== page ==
Welcome to Project Oncology on ReachMD. I’m Dr. Jacob Sands, and on this episode, Dr. Ross Camidge, who’s the Director of the Thoracic Oncology Clinical and Clinical Research Programs at the University of Colorado, joins us to discuss progression on RET inhibitors in non-small cell lung cancer. Here’s Dr. Camidge now.
Let’s imagine that you start on one of these RET inhibitors, and then you progress. Then what do you do? Well, let’s break it down. So, first of all, if you go on one of these inhibitors and have no response, the first thing I’d do is I’d double-check the diagnostic. Was it accurate the first time or do you need to go and look with a different diagnostic? Were you misled initially?
But let’s assume you initially had benefit, and then you progressed. Again, let’s break it down. Did you progress in the body or the brain? If you’re progressing in the brain, it may be related to drug penetration, and it’s quite possible that one of the other RET inhibitors might be more effective in the brain, or you may be able to play around with the dose, depending on tolerability, to get higher CNS penetration. If none of that works, obviously the alternative is some kind of ideally focused brain radiotherapy.
If you progress in the body, there is an increasing understanding of some of the biological mechanisms of resistance. There are on-target RET mutations, which can occur, and people are developing next-generation RET inhibitors that can work on some of these. I’m sure we’ll also get second driver pathways, which are challenging to identify, but essentially they’re other oncogenic drivers that come in in a supporting role. And there the question is, can you create some kind of combination of drugs? If it’s isolated progression in the body, you can also give focused radiation for so-called oligoprogression. And if none of that works, or none of those are options, you’re going to go back on the chemotherapy.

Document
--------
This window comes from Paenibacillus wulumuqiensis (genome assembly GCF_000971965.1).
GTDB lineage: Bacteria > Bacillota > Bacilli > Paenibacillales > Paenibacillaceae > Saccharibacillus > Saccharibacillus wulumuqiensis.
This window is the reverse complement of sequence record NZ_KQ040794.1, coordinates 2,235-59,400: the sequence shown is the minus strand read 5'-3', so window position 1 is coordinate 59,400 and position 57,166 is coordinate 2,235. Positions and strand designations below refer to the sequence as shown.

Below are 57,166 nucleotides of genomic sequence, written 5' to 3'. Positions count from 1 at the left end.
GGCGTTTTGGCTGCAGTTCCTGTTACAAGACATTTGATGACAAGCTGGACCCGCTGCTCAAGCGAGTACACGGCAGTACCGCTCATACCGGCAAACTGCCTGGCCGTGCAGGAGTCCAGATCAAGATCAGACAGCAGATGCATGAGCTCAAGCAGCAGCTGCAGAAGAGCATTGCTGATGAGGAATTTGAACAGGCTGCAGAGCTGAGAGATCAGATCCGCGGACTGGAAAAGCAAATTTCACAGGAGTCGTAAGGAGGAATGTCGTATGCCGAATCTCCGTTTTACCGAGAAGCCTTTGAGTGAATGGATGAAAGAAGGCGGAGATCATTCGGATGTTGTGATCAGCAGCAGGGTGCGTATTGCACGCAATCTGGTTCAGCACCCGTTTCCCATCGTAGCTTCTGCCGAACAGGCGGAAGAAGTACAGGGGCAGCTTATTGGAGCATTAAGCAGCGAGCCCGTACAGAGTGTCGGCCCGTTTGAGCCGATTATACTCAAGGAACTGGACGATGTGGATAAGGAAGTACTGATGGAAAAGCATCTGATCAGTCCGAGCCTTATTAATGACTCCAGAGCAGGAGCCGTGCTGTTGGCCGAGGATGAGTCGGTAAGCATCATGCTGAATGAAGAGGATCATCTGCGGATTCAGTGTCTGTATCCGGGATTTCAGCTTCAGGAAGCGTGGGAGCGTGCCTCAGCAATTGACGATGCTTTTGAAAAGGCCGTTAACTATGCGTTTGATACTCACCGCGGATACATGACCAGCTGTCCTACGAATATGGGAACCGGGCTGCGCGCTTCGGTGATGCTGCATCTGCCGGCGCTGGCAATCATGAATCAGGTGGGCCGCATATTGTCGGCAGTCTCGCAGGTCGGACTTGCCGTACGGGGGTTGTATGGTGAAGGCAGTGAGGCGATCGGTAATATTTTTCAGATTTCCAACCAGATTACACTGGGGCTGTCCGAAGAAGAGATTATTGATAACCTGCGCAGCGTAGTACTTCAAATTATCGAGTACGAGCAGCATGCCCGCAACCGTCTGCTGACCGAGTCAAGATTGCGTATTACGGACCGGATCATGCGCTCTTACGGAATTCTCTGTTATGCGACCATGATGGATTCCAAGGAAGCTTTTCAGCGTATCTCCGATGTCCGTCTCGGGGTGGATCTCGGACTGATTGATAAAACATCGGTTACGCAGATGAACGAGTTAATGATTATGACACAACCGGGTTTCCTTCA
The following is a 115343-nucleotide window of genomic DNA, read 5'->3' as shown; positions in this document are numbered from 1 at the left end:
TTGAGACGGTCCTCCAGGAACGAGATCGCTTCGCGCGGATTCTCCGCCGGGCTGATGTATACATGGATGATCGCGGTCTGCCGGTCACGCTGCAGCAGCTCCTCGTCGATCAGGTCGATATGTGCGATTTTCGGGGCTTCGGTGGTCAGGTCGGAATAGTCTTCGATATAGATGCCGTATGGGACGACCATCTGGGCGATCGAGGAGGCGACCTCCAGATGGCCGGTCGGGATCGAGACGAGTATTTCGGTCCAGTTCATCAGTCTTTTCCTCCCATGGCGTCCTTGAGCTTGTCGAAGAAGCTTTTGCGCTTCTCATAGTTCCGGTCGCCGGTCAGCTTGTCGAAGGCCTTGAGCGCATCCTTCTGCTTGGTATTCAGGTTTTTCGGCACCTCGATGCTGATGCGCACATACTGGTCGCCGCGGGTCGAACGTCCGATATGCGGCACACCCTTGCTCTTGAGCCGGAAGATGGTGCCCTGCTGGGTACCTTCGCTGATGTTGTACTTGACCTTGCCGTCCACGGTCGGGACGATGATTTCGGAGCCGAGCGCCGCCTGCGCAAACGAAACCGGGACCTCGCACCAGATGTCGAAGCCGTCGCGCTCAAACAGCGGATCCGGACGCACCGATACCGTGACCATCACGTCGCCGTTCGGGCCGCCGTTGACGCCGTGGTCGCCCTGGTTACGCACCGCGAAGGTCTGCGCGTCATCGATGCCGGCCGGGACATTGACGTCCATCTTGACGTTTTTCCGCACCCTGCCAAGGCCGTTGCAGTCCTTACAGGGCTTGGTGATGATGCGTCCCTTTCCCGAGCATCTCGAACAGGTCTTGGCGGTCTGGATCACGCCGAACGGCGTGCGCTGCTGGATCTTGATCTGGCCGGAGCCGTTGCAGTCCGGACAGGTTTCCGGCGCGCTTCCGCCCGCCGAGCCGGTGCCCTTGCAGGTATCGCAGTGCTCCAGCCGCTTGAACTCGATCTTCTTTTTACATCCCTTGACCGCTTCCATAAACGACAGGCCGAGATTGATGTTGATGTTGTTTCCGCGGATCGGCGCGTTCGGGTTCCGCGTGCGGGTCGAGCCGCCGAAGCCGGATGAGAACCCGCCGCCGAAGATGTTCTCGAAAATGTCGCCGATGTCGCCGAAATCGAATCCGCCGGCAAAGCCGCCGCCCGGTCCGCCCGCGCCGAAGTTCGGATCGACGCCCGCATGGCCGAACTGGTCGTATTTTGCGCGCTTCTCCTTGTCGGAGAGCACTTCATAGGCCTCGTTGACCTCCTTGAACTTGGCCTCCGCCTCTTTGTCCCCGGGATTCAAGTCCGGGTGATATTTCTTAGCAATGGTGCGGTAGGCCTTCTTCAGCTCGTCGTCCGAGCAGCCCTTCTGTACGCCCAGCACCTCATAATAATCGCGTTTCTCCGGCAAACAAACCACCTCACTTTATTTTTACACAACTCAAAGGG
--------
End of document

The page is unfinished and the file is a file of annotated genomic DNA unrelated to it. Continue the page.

One of the things that we do know is that the RET rearranged cases of non-small cell lung cancer, like all of the other rearranged subtypes of non-small cell lung cancer – ALK, ROS1 – tend to have exaggerated sensitivity to pemetrexed-based chemotherapy. So probably carboplatin and pemetrexed is going to be the backbone of whatever you move forward to. Will immunotherapy add anything to this mix? We don’t 100% know. It hasn’t really been studied. Do you keep the tyrosine kinase inhibitor going and add in the chemotherapy, or do you stop the TKI and just go on to the chemotherapy? Again, we don’t really know.
That was Dr. Ross Camidge from the University of Colorado. And for ReachMD, I’m Dr. Jacob Sands. To revisit any part of this discussion and to access other episodes in this series, visit ReachMD.com/Project Oncology, where you can Be Part of the Knowledge. Thanks for listening.